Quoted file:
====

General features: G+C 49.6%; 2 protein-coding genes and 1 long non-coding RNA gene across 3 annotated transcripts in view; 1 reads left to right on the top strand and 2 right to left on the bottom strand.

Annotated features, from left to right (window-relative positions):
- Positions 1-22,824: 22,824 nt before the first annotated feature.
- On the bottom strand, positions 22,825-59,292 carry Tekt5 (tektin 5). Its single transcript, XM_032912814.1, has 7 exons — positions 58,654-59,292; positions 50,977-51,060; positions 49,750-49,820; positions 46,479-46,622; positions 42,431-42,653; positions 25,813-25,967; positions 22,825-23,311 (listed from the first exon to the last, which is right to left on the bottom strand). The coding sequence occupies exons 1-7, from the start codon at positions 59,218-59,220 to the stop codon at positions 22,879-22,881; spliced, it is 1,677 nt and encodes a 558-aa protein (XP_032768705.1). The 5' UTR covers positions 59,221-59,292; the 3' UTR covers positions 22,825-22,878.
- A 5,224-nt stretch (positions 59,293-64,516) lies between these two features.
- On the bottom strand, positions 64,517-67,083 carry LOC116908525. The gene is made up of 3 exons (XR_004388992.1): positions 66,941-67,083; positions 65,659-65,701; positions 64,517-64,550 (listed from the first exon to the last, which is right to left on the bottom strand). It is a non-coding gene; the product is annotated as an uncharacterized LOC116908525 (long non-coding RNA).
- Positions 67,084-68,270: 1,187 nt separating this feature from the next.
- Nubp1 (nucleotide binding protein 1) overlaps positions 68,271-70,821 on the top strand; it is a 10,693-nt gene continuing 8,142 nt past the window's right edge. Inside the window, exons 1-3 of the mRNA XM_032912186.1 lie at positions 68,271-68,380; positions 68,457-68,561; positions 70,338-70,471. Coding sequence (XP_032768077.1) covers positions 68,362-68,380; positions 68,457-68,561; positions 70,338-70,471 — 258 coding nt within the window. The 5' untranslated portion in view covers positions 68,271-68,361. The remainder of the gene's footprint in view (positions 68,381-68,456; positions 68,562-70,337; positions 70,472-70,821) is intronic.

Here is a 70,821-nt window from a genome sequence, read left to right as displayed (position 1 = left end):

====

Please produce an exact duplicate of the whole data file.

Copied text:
General features: G+C 49.6%; 2 protein-coding genes and 1 long non-coding RNA gene across 3 annotated transcripts in view; 1 reads left to right on the top strand and 2 right to left on the bottom strand.

Annotated features, from left to right (window-relative positions):
- Positions 1-22,824: 22,824 nt before the first annotated feature.
- On the bottom strand, positions 22,825-59,292 carry Tekt5 (tektin 5). Its single transcript, XM_032912814.1, has 7 exons — positions 58,654-59,292; positions 50,977-51,060; positions 49,750-49,820; positions 46,479-46,622; positions 42,431-42,653; positions 25,813-25,967; positions 22,825-23,311 (listed from the first exon to the last, which is right to left on the bottom strand). The coding sequence occupies exons 1-7, from the start codon at positions 59,218-59,220 to the stop codon at positions 22,879-22,881; spliced, it is 1,677 nt and encodes a 558-aa protein (XP_032768705.1). The 5' UTR covers positions 59,221-59,292; the 3' UTR covers positions 22,825-22,878.
- A 5,224-nt stretch (positions 59,293-64,516) lies between these two features.
- On the bottom strand, positions 64,517-67,083 carry LOC116908525. The gene is made up of 3 exons (XR_004388992.1): positions 66,941-67,083; positions 65,659-65,701; positions 64,517-64,550 (listed from the first exon to the last, which is right to left on the bottom strand). It is a non-coding gene; the product is annotated as an uncharacterized LOC116908525 (long non-coding RNA).
- Positions 67,084-68,270: 1,187 nt separating this feature from the next.
- Nubp1 (nucleotide binding protein 1) overlaps positions 68,271-70,821 on the top strand; it is a 10,693-nt gene continuing 8,142 nt past the window's right edge. Inside the window, exons 1-3 of the mRNA XM_032912186.1 lie at positions 68,271-68,380; positions 68,457-68,561; positions 70,338-70,471. Coding sequence (XP_032768077.1) covers positions 68,362-68,380; positions 68,457-68,561; positions 70,338-70,471 — 258 coding nt within the window. The 5' untranslated portion in view covers positions 68,271-68,361. The remainder of the gene's footprint in view (positions 68,381-68,456; positions 68,562-70,337; positions 70,472-70,821) is intronic.

Here is a 70,821-nt window from a genome sequence, read left to right as displayed (position 1 = left end):